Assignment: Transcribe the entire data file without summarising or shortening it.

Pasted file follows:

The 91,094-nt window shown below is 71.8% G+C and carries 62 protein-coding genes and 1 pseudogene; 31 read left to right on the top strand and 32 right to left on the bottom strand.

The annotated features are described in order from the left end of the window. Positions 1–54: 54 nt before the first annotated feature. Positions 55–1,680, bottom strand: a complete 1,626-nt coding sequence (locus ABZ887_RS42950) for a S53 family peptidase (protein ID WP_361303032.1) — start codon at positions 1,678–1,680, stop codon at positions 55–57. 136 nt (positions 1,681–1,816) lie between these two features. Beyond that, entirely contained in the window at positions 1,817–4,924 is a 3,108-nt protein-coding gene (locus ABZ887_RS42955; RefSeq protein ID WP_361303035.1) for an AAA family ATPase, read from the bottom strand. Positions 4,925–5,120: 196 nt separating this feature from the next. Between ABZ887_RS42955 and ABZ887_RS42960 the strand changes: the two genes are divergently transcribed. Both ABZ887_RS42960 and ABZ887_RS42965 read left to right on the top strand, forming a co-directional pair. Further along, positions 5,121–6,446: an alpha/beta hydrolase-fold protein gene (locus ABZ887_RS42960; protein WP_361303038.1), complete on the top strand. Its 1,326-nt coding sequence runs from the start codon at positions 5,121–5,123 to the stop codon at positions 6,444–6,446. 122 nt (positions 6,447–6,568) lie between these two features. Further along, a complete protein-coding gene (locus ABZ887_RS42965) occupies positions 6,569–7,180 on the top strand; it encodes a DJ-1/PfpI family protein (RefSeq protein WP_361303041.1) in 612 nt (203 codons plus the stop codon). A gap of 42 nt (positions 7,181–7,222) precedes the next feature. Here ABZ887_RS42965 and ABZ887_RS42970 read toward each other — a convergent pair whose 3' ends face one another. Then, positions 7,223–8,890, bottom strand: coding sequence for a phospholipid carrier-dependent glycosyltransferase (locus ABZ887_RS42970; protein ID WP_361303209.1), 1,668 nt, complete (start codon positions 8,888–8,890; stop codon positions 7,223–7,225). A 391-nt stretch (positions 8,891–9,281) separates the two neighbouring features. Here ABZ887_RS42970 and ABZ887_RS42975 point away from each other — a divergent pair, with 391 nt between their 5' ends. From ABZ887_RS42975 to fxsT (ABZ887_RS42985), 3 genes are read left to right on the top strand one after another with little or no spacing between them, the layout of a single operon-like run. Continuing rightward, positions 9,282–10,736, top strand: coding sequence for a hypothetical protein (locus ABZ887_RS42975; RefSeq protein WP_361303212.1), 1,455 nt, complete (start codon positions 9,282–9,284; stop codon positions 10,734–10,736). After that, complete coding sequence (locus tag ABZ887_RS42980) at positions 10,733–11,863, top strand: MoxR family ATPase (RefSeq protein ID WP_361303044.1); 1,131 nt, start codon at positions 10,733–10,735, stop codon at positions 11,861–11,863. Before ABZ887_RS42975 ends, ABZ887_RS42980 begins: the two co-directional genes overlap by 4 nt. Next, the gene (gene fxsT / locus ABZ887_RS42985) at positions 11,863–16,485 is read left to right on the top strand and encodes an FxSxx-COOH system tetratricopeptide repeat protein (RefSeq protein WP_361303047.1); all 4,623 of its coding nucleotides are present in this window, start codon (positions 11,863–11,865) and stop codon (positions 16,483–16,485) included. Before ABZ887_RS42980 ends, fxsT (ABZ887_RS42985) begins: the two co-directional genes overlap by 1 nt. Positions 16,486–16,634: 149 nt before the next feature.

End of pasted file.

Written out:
The 91,094-nt window shown below is 71.8% G+C and carries 62 protein-coding genes and 1 pseudogene; 31 read left to right on the top strand and 32 right to left on the bottom strand.

The annotated features are described in order from the left end of the window. Positions 1–54: 54 nt before the first annotated feature. Positions 55–1,680, bottom strand: a complete 1,626-nt coding sequence (locus ABZ887_RS42950) for a S53 family peptidase (protein ID WP_361303032.1) — start codon at positions 1,678–1,680, stop codon at positions 55–57. 136 nt (positions 1,681–1,816) lie between these two features. Beyond that, entirely contained in the window at positions 1,817–4,924 is a 3,108-nt protein-coding gene (locus ABZ887_RS42955; RefSeq protein ID WP_361303035.1) for an AAA family ATPase, read from the bottom strand. Positions 4,925–5,120: 196 nt separating this feature from the next. Between ABZ887_RS42955 and ABZ887_RS42960 the strand changes: the two genes are divergently transcribed. Both ABZ887_RS42960 and ABZ887_RS42965 read left to right on the top strand, forming a co-directional pair. Further along, positions 5,121–6,446: an alpha/beta hydrolase-fold protein gene (locus ABZ887_RS42960; protein WP_361303038.1), complete on the top strand. Its 1,326-nt coding sequence runs from the start codon at positions 5,121–5,123 to the stop codon at positions 6,444–6,446. 122 nt (positions 6,447–6,568) lie between these two features. Further along, a complete protein-coding gene (locus ABZ887_RS42965) occupies positions 6,569–7,180 on the top strand; it encodes a DJ-1/PfpI family protein (RefSeq protein WP_361303041.1) in 612 nt (203 codons plus the stop codon). A gap of 42 nt (positions 7,181–7,222) precedes the next feature. Here ABZ887_RS42965 and ABZ887_RS42970 read toward each other — a convergent pair whose 3' ends face one another. Then, positions 7,223–8,890, bottom strand: coding sequence for a phospholipid carrier-dependent glycosyltransferase (locus ABZ887_RS42970; protein ID WP_361303209.1), 1,668 nt, complete (start codon positions 8,888–8,890; stop codon positions 7,223–7,225). A 391-nt stretch (positions 8,891–9,281) separates the two neighbouring features. Here ABZ887_RS42970 and ABZ887_RS42975 point away from each other — a divergent pair, with 391 nt between their 5' ends. From ABZ887_RS42975 to fxsT (ABZ887_RS42985), 3 genes are read left to right on the top strand one after another with little or no spacing between them, the layout of a single operon-like run. Continuing rightward, positions 9,282–10,736, top strand: coding sequence for a hypothetical protein (locus ABZ887_RS42975; RefSeq protein WP_361303212.1), 1,455 nt, complete (start codon positions 9,282–9,284; stop codon positions 10,734–10,736). After that, complete coding sequence (locus tag ABZ887_RS42980) at positions 10,733–11,863, top strand: MoxR family ATPase (RefSeq protein ID WP_361303044.1); 1,131 nt, start codon at positions 10,733–10,735, stop codon at positions 11,861–11,863. Before ABZ887_RS42975 ends, ABZ887_RS42980 begins: the two co-directional genes overlap by 4 nt. Next, the gene (gene fxsT / locus ABZ887_RS42985) at positions 11,863–16,485 is read left to right on the top strand and encodes an FxSxx-COOH system tetratricopeptide repeat protein (RefSeq protein WP_361303047.1); all 4,623 of its coding nucleotides are present in this window, start codon (positions 11,863–11,865) and stop codon (positions 16,483–16,485) included. Before ABZ887_RS42980 ends, fxsT (ABZ887_RS42985) begins: the two co-directional genes overlap by 1 nt. Positions 16,486–16,634: 149 nt before the next feature.